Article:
Throbbing Tales has exactly one reliable worker: me. Some friends help with small things when they can and if I have the presence of mind to ask, but it’s more or less my monkeys and my circus. I designed the various versions of the cover myself. I navigated how to format documents to make things work. I happen to do graphic design on the side, and I’m a fairly computer savvy millennial, so I was fortunate enough to have a perfect combination of skills and spare time to make things happen. I put out the calls for submissions, and coordinated with people(who volunteered for free) to scrub the names and be an alpha reader, in order to give all of the submissions a fair shake.
Based on some cursory research, most anthologies, lit magazines, or similar operations are run by a surprisingly small number of people. People who might end up making net negative money when it’s all said and done.
I’m not connected to anybody else, but it is a remarkably small world. If a submitter sends a rude email, a complaint, an argument, or something like it, they better have a damn good point. An irrefutable point, hopefully backed up with evidence. Something that makes me take a long look in the mirror. If you’re just cranky, or angry at the world and taking it out on the editor, say goodnight. Don’t bother submitting something else. This has never happened to me and I am blessed by Crom to be surrounded by such awesome people. But I can only imagine the malevolent cackle that would escape my lips during a thunderstorm if I were to receive someone’s digital clapback, the omnipotent smile on my face as I type their name in the Official Literary Industry Blacklist database, the satisfying click of the enter key as I destroy their futures, then thirst for their imminent lamentations.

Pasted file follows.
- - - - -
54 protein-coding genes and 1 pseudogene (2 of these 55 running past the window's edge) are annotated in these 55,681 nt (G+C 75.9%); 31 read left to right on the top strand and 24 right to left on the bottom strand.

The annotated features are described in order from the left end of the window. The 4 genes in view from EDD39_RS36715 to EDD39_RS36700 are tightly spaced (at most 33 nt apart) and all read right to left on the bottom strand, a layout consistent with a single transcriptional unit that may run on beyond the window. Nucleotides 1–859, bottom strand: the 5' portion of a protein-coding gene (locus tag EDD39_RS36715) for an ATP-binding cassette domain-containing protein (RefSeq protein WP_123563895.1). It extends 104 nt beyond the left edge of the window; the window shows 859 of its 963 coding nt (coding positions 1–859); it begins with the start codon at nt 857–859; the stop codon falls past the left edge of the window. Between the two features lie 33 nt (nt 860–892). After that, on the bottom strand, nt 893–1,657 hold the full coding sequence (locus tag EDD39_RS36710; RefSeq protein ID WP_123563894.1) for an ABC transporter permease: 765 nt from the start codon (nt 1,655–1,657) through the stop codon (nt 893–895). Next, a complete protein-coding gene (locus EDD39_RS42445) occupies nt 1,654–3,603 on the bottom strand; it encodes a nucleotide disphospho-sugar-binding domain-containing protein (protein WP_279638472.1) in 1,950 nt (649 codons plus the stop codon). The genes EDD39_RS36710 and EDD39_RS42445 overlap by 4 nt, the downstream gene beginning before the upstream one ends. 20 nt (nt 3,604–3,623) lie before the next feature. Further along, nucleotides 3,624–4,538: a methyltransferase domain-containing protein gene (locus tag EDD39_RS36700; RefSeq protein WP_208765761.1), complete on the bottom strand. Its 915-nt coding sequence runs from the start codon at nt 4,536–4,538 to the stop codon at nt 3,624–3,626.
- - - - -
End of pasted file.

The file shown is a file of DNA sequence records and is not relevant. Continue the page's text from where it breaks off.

Learning these things in a visceral way has opened my eyes. I genuinely hope that you decide to try it for yourself. I’m different now that I’ve glimpsed the other side of the veil. Here’s how you take it home.
Make one yourself. Seriously. Try it. It’s awesome, it’s rewarding, it’s difficult, and it’s a game changer for your own writing practice.
Find some places to submit to. Buy a copy of their thing. See what they’re all about. Review their submission guidelines. Literally construct your writing document to the specifications outlined in the submission guidelines before you even start. Write something specifically for them, just to try and flex your muscles. And hit them with the first line. Then the first paragraph. Then the first page.
Then you win the jackpot. Or you don’t. Either way, try to be respectful.
Michael J. H. MacNeill is an author and editor. You can find the most recent issue of Throbbing Tales on Amazon.